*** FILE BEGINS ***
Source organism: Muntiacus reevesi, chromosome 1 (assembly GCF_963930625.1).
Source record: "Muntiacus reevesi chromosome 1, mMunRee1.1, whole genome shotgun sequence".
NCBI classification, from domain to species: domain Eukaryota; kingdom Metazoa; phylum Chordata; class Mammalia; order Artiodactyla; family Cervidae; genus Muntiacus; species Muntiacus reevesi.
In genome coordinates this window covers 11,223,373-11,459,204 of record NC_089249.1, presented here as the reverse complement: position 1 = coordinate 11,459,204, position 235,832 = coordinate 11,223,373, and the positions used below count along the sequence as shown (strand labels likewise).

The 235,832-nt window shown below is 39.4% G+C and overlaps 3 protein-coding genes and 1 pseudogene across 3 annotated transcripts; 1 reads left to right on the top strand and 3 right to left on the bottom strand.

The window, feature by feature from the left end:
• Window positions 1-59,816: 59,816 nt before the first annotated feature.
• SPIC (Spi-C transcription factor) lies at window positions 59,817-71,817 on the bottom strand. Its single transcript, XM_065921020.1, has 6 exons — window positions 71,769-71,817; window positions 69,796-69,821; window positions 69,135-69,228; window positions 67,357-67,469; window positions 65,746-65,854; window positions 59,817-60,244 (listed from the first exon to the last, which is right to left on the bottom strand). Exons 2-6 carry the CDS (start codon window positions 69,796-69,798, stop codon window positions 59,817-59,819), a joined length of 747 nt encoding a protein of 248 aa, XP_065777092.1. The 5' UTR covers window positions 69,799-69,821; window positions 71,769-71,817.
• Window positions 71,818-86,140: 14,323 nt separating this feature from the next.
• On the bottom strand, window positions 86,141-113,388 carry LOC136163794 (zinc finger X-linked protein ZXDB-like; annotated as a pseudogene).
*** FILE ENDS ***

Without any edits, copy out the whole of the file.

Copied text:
Source organism: Muntiacus reevesi, chromosome 1 (assembly GCF_963930625.1).
Source record: "Muntiacus reevesi chromosome 1, mMunRee1.1, whole genome shotgun sequence".
NCBI classification, from domain to species: domain Eukaryota; kingdom Metazoa; phylum Chordata; class Mammalia; order Artiodactyla; family Cervidae; genus Muntiacus; species Muntiacus reevesi.
In genome coordinates this window covers 11,223,373-11,459,204 of record NC_089249.1, presented here as the reverse complement: position 1 = coordinate 11,459,204, position 235,832 = coordinate 11,223,373, and the positions used below count along the sequence as shown (strand labels likewise).

The 235,832-nt window shown below is 39.4% G+C and overlaps 3 protein-coding genes and 1 pseudogene across 3 annotated transcripts; 1 reads left to right on the top strand and 3 right to left on the bottom strand.

The window, feature by feature from the left end:
• Window positions 1-59,816: 59,816 nt before the first annotated feature.
• SPIC (Spi-C transcription factor) lies at window positions 59,817-71,817 on the bottom strand. Its single transcript, XM_065921020.1, has 6 exons — window positions 71,769-71,817; window positions 69,796-69,821; window positions 69,135-69,228; window positions 67,357-67,469; window positions 65,746-65,854; window positions 59,817-60,244 (listed from the first exon to the last, which is right to left on the bottom strand). Exons 2-6 carry the CDS (start codon window positions 69,796-69,798, stop codon window positions 59,817-59,819), a joined length of 747 nt encoding a protein of 248 aa, XP_065777092.1. The 5' UTR covers window positions 69,799-69,821; window positions 71,769-71,817.
• Window positions 71,818-86,140: 14,323 nt separating this feature from the next.
• On the bottom strand, window positions 86,141-113,388 carry LOC136163794 (zinc finger X-linked protein ZXDB-like; annotated as a pseudogene).